Long-ago basic therapy taught me that when I'm out of sorts with one person/place/thing, it might be that person/place/thing. But when I'm out of sorts with every person/place/thing, it's probably me. 

So I'm going to make another pot of coffee and a toasted peanut butter/wild blueberry jam sandwich, turn on some music, and see if I can get Roy to dance with me. It should be good for a laugh, if nothing else. 

Is that wisdom? I don't know. But it's what I have to offer. 

Wednesday, March 16, 2022


I posted the below over on Instagram. You're welcome to follow me there; I'm @marionagnew. 

Sometimes I just post stuff I see from the window, but lately I've been "more thoughtful," which is to say, "procrastinating work on our taxes."


Patterns from yesterday and today.

Patterns from yesterday and today. 

Patterns in me, too. Every year I put our tax info together. It’s one of those accordion projects: more complicated than I anticipated at some points in the process, and less complicated at others. More. Less. More. Less. Every year.

I’m grateful for the resources to deal with it: physical and emotional energy and time, plus (eventually) money.

On the “more complicated” days, I try to remember the pattern, and keep moving till it’s less complicated again. And, eventually, done.

I wonder if Earth feels that way about the changing seasons. All she can do is keep turning, and some days she must feel that nothing is really happening.

Yet here we are: melting snow, with temperatures occasionally above freezing.

It’s all about hope: that words can accumulate and then be massaged to make a novel, that we provide a financial accounting to our communities every year, that individuals standing up to invasion and war make a wave that leads to peace.

That in our individual ways, large and small, we are giving to our world.

Wednesday, March 9, 2022

Miss Me

The photo below shows my Aunt Marion, my father, and my mother. Mom's pregnant with me.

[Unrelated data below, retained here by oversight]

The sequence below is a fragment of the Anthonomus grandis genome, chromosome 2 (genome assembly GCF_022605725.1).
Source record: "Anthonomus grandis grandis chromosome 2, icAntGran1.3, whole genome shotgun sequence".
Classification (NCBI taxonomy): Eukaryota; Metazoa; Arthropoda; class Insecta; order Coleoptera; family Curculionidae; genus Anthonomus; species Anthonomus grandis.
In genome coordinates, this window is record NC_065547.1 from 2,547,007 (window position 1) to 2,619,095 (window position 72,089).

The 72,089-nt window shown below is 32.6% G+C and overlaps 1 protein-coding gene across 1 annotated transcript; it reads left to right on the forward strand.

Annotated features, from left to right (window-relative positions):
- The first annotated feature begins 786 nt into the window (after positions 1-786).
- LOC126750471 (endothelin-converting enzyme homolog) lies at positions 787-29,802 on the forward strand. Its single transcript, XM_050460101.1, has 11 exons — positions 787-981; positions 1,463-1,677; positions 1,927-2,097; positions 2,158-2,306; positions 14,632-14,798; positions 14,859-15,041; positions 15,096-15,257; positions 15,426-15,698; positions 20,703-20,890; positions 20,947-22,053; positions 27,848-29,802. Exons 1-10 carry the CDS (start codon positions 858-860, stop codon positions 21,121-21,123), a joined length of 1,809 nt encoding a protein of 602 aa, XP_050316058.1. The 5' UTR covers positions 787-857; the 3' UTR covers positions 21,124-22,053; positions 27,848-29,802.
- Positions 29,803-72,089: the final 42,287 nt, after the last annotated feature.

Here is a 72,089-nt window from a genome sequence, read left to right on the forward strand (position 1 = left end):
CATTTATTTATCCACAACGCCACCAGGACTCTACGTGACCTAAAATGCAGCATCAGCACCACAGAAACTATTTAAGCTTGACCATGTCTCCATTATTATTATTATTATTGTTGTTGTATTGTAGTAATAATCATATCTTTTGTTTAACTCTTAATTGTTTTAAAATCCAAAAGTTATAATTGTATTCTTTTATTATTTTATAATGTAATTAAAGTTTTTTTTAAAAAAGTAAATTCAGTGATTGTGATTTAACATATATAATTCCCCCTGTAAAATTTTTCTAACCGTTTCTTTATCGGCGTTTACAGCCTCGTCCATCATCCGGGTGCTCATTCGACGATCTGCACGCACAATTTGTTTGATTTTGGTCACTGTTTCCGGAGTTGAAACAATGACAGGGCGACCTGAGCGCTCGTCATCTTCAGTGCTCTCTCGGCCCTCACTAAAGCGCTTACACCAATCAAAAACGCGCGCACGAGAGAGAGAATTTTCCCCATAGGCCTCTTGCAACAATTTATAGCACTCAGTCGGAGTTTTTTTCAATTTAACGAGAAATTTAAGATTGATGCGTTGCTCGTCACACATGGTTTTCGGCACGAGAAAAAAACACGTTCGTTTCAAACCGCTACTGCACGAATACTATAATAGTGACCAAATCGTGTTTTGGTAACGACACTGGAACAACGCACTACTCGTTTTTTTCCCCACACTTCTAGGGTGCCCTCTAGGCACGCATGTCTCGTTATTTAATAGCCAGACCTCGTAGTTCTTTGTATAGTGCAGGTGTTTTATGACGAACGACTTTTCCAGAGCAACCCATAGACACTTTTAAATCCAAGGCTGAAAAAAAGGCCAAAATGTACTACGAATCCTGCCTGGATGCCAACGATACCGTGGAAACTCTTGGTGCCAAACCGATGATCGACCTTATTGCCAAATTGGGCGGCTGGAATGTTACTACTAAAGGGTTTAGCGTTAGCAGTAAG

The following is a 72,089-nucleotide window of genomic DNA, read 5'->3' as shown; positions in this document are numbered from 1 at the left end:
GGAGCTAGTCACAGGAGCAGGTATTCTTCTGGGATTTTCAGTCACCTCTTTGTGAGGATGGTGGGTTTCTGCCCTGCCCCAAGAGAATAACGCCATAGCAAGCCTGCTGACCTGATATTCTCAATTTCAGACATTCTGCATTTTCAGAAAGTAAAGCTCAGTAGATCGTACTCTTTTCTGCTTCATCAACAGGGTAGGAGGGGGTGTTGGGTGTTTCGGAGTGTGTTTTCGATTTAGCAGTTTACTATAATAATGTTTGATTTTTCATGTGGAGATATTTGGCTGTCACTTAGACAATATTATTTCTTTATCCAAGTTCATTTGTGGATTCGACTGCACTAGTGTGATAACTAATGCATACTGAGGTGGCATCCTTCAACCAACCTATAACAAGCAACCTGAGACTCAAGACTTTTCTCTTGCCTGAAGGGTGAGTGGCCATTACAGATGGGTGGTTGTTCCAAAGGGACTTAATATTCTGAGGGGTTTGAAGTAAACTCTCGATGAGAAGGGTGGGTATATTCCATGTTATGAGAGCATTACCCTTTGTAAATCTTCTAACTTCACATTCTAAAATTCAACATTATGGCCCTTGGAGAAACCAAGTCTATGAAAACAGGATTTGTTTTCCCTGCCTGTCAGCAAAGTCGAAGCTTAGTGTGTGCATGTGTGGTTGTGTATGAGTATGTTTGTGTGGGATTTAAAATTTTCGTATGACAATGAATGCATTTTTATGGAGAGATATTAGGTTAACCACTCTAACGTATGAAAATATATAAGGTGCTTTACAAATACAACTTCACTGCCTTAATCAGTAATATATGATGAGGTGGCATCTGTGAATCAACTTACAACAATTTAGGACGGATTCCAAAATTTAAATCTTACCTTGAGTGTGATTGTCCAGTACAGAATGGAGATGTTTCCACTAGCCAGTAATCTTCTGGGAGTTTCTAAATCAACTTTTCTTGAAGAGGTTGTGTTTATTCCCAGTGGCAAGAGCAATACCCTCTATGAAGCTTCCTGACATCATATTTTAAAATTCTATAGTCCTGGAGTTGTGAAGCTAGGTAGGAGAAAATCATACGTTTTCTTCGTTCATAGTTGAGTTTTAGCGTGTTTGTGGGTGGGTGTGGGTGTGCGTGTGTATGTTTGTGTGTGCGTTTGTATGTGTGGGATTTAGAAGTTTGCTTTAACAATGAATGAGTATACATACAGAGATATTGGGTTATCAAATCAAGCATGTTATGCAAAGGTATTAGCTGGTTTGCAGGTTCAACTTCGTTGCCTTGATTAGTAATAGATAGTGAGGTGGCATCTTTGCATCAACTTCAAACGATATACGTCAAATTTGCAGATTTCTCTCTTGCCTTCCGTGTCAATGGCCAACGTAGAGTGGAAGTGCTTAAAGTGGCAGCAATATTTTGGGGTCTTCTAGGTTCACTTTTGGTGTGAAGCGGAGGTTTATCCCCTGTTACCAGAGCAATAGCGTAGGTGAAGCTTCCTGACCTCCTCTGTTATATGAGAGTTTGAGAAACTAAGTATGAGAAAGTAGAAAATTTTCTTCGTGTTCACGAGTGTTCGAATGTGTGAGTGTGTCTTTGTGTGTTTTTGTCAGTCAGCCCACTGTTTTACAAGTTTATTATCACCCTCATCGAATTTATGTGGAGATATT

gone but never forgotten
My aunt died this week. For a long time, she was the only other "Marion with an O" I knew. 

At a job in Arkansas where I worked between university degrees, one of my coworkers said "Oh, I have an uncle who spells it that way." She paused. "He wears overalls without a shirt and goes by Scooter."

My grandmother named me "Marion" after her favourite older sister, the name she'd also given my aunt, her youngest daughter. My parents wanted to honour my grandmother but didn't want to name me "Agnes," so they asked Gran to choose. Though Agnes is a perfectly lovely name, I'm grateful.

As I said on Facebook, Aunt Marion got a degree in political science in the 1940s. She married a farmer, and she spent her days cooking for him and the field hands. She told me once she made a pie every single day for their noon meal. My three cousins thrived among tractors and chores and feral kittens in the barn.

When my uncle sickened, they moved to "town," a tiny village of a few hundred souls. When he died, she lent her no-nonsense leadership to her community and her church.  

She and my father genuinely liked each other--a gift not always bestowed upon siblings. My mother really liked her, too, in part (I suspect) because she knew Aunt Marion was also no pushover.